Inter work backwards again from a wide situation, circulating it deep and to the far side as it is the safest route of progression out of Milan’s defensive control. The introduction of new depth forced Milan to cover significant amounts of territory to re-gain their desired defensive structure as the far-side (now near-side players) were previously zonal and deeper as to protect space against more directly penetrative switches. This meant they could not get tight before attempted progression occurred.
Hakimi then fakes a give and go with Barella forcing Theo deep as he needs to anticipate the more dangerous forward movement creating a whole in Milan’s midfield as Kessié tracked Barella while Theo could not react to the inverted movement of Hakimi to cover. This type of positional manipulation is achieved through straight vertical passing which seeks to make the opposition markers positions overlap vertically reducing horizontal coverage.
20 minutes 23 seconds:
This is a slightly different occurrence as it arose directly from a turnover in possession meaning Milan’s defensive structure was not fully in place and thus responsibilities were allocated slightly differently (Saelemaekers on Brozović and Hakan Çalhanoğlu on Bastoni). Nonetheless, it demonstrates the element of lack of coverage in between and inability to solve the wing back problem.
Davide Calabria is not tight on Ivan Perišić as Lautaro is drifting in wide regions meaning moving tight too quickly could open up space to easily for the direct ball down the channel, in addition to the post turnover situation resulting in Theo temporarily occupying the right flank meaning an instant pass was unlikely hence a reticence to go unnecessarily tight.
As a consequence, Inter were able to achieve numerical superiority through having a compact triangle with the free man of Perišić who could be found after circulation. The compactness of the triangle created more space in between the lines for reception and potential runs, which elucidates the ongoing theme of Inter compacting to vertically stretch then exploiting the space created through runs which the player to receive running forward onto Milan’s goal.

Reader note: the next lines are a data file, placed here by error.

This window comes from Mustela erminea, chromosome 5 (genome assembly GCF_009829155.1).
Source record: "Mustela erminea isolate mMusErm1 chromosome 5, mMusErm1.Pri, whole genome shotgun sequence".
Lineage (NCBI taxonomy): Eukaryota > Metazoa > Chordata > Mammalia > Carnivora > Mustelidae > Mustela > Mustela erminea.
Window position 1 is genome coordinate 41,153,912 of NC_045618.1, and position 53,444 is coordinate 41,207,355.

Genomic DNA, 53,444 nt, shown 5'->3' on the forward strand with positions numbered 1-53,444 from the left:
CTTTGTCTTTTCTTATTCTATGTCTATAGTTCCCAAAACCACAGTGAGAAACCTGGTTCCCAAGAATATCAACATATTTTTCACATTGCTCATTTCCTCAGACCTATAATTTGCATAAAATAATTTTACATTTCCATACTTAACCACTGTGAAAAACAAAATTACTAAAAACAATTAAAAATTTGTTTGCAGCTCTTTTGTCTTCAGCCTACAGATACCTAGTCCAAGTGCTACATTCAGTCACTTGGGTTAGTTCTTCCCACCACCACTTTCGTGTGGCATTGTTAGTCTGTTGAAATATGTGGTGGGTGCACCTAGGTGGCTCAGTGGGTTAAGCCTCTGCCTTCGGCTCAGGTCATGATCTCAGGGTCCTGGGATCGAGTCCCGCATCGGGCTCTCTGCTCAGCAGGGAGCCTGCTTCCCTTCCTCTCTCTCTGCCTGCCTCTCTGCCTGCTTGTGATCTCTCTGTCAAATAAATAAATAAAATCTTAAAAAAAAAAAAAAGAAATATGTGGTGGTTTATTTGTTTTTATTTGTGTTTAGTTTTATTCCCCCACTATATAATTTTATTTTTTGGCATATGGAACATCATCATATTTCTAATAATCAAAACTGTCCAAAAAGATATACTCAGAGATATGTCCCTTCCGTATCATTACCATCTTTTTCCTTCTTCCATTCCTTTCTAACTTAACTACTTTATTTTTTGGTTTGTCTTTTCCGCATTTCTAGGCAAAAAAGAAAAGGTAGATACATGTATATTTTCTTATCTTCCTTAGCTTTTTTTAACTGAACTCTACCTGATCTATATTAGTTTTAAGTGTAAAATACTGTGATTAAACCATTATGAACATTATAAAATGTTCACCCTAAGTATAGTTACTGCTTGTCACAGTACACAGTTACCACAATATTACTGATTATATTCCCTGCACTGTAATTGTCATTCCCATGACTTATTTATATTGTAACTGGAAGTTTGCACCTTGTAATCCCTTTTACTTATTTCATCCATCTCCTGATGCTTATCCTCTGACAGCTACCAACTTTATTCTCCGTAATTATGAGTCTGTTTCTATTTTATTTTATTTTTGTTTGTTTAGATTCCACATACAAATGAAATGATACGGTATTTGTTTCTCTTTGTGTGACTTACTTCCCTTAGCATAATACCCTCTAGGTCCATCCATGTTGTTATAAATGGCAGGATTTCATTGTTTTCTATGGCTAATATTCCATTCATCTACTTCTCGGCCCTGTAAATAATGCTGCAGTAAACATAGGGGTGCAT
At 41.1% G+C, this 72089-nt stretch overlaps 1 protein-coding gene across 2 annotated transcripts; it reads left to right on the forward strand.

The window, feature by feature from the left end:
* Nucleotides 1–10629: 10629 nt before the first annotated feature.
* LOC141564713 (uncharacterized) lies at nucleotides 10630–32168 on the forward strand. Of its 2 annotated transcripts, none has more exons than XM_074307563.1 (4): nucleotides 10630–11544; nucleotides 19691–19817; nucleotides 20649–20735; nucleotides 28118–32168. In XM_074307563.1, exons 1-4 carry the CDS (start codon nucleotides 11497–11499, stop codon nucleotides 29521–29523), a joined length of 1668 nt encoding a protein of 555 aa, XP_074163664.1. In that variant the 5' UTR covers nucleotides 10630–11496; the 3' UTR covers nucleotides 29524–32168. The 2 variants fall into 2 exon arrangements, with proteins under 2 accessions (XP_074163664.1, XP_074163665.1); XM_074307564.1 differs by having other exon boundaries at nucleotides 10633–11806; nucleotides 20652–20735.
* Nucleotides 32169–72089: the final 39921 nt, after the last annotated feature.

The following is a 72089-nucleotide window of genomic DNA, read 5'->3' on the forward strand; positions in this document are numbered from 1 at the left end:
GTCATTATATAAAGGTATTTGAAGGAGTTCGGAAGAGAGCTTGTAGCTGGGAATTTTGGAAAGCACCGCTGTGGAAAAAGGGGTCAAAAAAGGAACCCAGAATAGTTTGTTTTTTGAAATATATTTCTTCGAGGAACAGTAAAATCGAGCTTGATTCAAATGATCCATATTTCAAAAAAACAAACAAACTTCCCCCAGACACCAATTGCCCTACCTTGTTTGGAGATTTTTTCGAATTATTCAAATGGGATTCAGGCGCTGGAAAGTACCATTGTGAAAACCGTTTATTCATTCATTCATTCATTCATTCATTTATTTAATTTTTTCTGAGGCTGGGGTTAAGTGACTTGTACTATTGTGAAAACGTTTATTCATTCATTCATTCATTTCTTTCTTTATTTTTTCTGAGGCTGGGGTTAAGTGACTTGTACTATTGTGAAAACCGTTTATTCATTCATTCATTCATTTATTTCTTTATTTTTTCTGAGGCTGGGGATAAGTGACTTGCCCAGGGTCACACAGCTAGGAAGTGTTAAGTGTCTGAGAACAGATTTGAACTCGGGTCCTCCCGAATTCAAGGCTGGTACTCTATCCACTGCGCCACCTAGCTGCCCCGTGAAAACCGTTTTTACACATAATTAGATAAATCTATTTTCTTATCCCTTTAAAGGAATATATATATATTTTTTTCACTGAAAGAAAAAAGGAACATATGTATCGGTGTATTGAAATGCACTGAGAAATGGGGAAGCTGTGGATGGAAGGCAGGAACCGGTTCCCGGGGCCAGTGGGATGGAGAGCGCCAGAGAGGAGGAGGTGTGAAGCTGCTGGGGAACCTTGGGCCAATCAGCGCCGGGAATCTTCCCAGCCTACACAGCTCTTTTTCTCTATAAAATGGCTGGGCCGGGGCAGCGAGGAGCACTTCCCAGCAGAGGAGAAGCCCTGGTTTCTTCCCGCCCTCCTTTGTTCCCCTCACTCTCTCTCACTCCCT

23 minutes 56 seconds:
Inter move the ball backwards from a wide area, this serves the purpose to invite Milan’s press forward while allowing possession to consolidate centrally. This is a common defensive strategy even for teams which do not typically adopt man-oriented stances from static possession as moving backwards can create a vicious cycle for the team in possession.
In doing so, it allows the opponent to continually force possession back through forcing the player in possession to receive with a backwards body orientation as they are facing their own goal in an attempt to support the player in possession potentially isolated deep resulting in their passing angles being lateral or backwards thus allowing for consistent pushing backwards as each player is limited to backwards options.
However, Kessié advancing alongside Brozović left Milan Barella free in midfield to receive in between the lines as Inter successfully reduces their vertical compactness, while Škriniar’s intelligent movement to the deep full back position created an alternative for Stefan de Vrij while serving to reduce the horizontal compactness between him and Kessié opening the passing lane to Barella.
The issue in this instance was the lack of responsiveness between the defensive line and man oriented pressing players as the defensive line did not push up in conjunction creating a massive gap in between the lines, demonstrating the utility of changing depths for Inter as it disrupted defensive organisation.
The opportunity does not result in anything significant because of a poor touch from Barella; however, it created a potential transitional moment insofar as should Barella have controlled the ball in a fashion more typical for a player of his quality, Inter would have been in a 3v2 situation down the right flank running at the last line of Milan’s defence.
24 minutes 33 seconds:
Afterwards Inter moved backwards again and created a transition through playing through Milan’s press, in this instance, they moreover capitalised upon the disorganisation of Milan through compacting to expand – switching from side to side, forcing Alexis Saelemaekers in particular to cover a lot of ground to aid in achieving ball side man-to-man tight marking to compensate for Zlatan Ibrahimović’s lack of intensity.
This meant the Milan players were not marking their common men upsetting shape when the pressing state changed, which Inter provoked through their switches. Zlatan, left responsible for Eriksen dropped his responsibility as Inter progressed, giving Eriksen space to move forward as a tired Saelemaekers following intense side-to-side pressing was not instantly aware, allowing Eriksen to receive with time and space, which are the fundamental elements in exposing an opponent’s lack of defensive coverage helping him to find Barella in space.
27 minutes 8 seconds:
Handanović in deep possession forces pressure from Çalhanoğlu, the ball cycles out to Škriniar adopting a deep full back position as Inter seek maximal pitch coverage vertically and horizontally as to stretch Milan who follow their movement. Ante Rebić presses with intensity but from distance, allowing Škriniar to beat him in a duel fairly easily as he cannot easily alter his body orientation.